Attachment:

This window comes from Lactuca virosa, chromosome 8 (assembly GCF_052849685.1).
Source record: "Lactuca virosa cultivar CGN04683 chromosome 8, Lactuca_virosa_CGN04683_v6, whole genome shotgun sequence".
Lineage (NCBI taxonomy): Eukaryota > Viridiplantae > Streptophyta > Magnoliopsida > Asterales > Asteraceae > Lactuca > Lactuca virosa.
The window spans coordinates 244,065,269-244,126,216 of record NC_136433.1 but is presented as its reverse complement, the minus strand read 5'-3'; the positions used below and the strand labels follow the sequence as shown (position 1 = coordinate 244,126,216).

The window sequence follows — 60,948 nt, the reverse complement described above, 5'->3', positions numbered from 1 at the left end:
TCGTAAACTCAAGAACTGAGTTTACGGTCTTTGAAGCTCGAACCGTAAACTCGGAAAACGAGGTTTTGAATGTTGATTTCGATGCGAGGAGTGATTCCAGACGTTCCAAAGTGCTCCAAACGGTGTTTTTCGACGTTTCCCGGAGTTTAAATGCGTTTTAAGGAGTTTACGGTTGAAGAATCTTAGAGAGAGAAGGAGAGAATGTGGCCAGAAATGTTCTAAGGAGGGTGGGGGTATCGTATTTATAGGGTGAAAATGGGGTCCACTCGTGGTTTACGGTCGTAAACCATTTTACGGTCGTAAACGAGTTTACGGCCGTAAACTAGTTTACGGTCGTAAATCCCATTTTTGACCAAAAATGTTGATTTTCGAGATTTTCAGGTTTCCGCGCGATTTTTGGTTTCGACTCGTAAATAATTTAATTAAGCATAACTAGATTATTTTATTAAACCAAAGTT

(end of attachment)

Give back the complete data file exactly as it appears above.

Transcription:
This window comes from Lactuca virosa, chromosome 8 (assembly GCF_052849685.1).
Source record: "Lactuca virosa cultivar CGN04683 chromosome 8, Lactuca_virosa_CGN04683_v6, whole genome shotgun sequence".
Lineage (NCBI taxonomy): Eukaryota > Viridiplantae > Streptophyta > Magnoliopsida > Asterales > Asteraceae > Lactuca > Lactuca virosa.
The window spans coordinates 244,065,269-244,126,216 of record NC_136433.1 but is presented as its reverse complement, the minus strand read 5'-3'; the positions used below and the strand labels follow the sequence as shown (position 1 = coordinate 244,126,216).

The window sequence follows — 60,948 nt, the reverse complement described above, 5'->3', positions numbered from 1 at the left end:
TCGTAAACTCAAGAACTGAGTTTACGGTCTTTGAAGCTCGAACCGTAAACTCGGAAAACGAGGTTTTGAATGTTGATTTCGATGCGAGGAGTGATTCCAGACGTTCCAAAGTGCTCCAAACGGTGTTTTTCGACGTTTCCCGGAGTTTAAATGCGTTTTAAGGAGTTTACGGTTGAAGAATCTTAGAGAGAGAAGGAGAGAATGTGGCCAGAAATGTTCTAAGGAGGGTGGGGGTATCGTATTTATAGGGTGAAAATGGGGTCCACTCGTGGTTTACGGTCGTAAACCATTTTACGGTCGTAAACGAGTTTACGGCCGTAAACTAGTTTACGGTCGTAAATCCCATTTTTGACCAAAAATGTTGATTTTCGAGATTTTCAGGTTTCCGCGCGATTTTTGGTTTCGACTCGTAAATAATTTAATTAAGCATAACTAGATTATTTTATTAAACCAAAGTT